Serving House: A Journal of Literary Arts
  • Home
  • About
  • Archive
  • Bio Notes
  • Bookshelf
  • Contents
  • Submit
SHJ Issue 17
Fall 2017

[Two Poems]

by Catfish McDaris

A Tornado of Trouble

Do you want me?
my luck is lousy, I
live with a landlady
that measures her
tenant’s booze bottles

Her soul could melt man
hole covers, fire hydrants,
railroad spikes, she gave 
me the July blues in winter

A giraffe, lion, magpie in
the cloudless cobalt sky, I
ate a salsa dog taco and had 
enough for Cubano tobacco 

I get free rent, in a life that’s
a joke, while greedy liars and
con artist politicians lead people
down a great path of destruction.



When you own
nothing, nothing
owns you, it’s
freedom of the poor

He knew long ago
he was finished with
life, only life wasn’t 
finished with him

He became a ghost
in the mirror, in the
wind, in the shadows
dancing, always dancing.


SHJ Issue 17
Fall 2017

Catfish McDaris

is the author of, most recently, two major collections of prose and poetry, both published by Pski’s Porch: Sleeping With the Fish (2016) and 27 Hammerheads Circling Ever Closer (2017). His most infamous chapbook is Prying with Jack Micheline and Charles Bukowski. He’s done 25 chaps in the last 25 years, and his 25 years’ worth of published material resides in the Special Archives Collection at Marquette University in Milwaukee, Wisconsin. His work has been nominated 15 times for the Pushcart Prize and four times for Best of Net (2010, 2013, 2014, and 2016). He won the Thelonius Monk Award in 2015, the Flash Fiction Contest judged by the U.S. Poet Laureate in 2009, and the Uprising Award in 1999.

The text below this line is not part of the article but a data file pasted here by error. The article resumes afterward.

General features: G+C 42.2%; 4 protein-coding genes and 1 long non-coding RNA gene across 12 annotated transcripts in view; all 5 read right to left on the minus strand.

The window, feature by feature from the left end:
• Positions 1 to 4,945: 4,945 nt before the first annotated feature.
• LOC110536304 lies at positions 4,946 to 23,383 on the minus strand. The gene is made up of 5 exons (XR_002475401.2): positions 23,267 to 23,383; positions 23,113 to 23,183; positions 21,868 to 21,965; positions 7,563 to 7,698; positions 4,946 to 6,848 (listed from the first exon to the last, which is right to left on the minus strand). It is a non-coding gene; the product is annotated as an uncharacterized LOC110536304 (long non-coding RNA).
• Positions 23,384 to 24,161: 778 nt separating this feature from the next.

McDaris is listed in Wikipedia, and his work has been translated into Spanish, French, Polish, Swedish, Arabic, Bengali, Mandarin, Yoruba, Tagalog, and Esperanto. His best readings were in Paris at the Shakespeare and Co. Bookstore and with Jimmy “the ghost of Hendrix” Spencer in New York City on 42nd Street. He recently curated a 550-page anthology about Vincent van Gogh, Resurrection of a Sunflower.

“...we have been born here to witness and celebrate. We wonder at our purpose for living. Our purpose
is to perceive the fantastic. Why have a universe if there is no audience?” — Ray Bradbury